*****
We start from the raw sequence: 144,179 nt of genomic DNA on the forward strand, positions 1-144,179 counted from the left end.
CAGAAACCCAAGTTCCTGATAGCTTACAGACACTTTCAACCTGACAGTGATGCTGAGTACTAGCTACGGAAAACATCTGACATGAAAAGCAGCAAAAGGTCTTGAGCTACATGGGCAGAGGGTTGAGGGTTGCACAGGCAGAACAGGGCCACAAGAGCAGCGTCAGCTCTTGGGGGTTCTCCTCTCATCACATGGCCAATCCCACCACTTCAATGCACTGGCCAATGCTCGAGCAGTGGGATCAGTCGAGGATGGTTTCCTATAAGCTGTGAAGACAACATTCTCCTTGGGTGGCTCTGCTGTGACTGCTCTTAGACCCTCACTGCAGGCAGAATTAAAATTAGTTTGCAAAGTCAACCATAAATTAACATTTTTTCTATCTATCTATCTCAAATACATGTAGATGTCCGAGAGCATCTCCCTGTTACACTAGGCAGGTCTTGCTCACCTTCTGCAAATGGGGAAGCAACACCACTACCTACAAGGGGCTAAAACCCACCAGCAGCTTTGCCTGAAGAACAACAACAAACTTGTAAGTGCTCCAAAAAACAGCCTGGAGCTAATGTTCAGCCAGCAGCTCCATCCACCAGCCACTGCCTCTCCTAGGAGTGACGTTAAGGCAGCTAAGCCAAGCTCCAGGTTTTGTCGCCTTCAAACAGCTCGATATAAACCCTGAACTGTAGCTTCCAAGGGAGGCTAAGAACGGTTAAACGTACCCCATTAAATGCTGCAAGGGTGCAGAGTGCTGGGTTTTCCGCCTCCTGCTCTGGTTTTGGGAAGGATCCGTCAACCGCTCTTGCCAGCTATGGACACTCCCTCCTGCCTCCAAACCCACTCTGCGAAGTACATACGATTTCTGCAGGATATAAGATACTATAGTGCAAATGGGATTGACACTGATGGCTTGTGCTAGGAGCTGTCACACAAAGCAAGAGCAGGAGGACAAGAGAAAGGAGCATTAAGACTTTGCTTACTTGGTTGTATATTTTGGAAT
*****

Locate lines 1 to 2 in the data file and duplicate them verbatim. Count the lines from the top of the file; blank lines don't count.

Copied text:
We start from the raw sequence: 144,179 nt of genomic DNA on the forward strand, positions 1-144,179 counted from the left end.
CAGAAACCCAAGTTCCTGATAGCTTACAGACACTTTCAACCTGACAGTGATGCTGAGTACTAGCTACGGAAAACATCTGACATGAAAAGCAGCAAAAGGTCTTGAGCTACATGGGCAGAGGGTTGAGGGTTGCACAGGCAGAACAGGGCCACAAGAGCAGCGTCAGCTCTTGGGGGTTCTCCTCTCATCACATGGCCAATCCCACCACTTCAATGCACTGGCCAATGCTCGAGCAGTGGGATCAGTCGAGGATGGTTTCCTATAAGCTGTGAAGACAACATTCTCCTTGGGTGGCTCTGCTGTGACTGCTCTTAGACCCTCACTGCAGGCAGAATTAAAATTAGTTTGCAAAGTCAACCATAAATTAACATTTTTTCTATCTATCTATCTCAAATACATGTAGATGTCCGAGAGCATCTCCCTGTTACACTAGGCAGGTCTTGCTCACCTTCTGCAAATGGGGAAGCAACACCACTACCTACAAGGGGCTAAAACCCACCAGCAGCTTTGCCTGAAGAACAACAACAAACTTGTAAGTGCTCCAAAAAACAGCCTGGAGCTAATGTTCAGCCAGCAGCTCCATCCACCAGCCACTGCCTCTCCTAGGAGTGACGTTAAGGCAGCTAAGCCAAGCTCCAGGTTTTGTCGCCTTCAAACAGCTCGATATAAACCCTGAACTGTAGCTTCCAAGGGAGGCTAAGAACGGTTAAACGTACCCCATTAAATGCTGCAAGGGTGCAGAGTGCTGGGTTTTCCGCCTCCTGCTCTGGTTTTGGGAAGGATCCGTCAACCGCTCTTGCCAGCTATGGACACTCCCTCCTGCCTCCAAACCCACTCTGCGAAGTACATACGATTTCTGCAGGATATAAGATACTATAGTGCAAATGGGATTGACACTGATGGCTTGTGCTAGGAGCTGTCACACAAAGCAAGAGCAGGAGGACAAGAGAAAGGAGCATTAAGACTTTGCTTACTTGGTTGTATATTTTGGAAT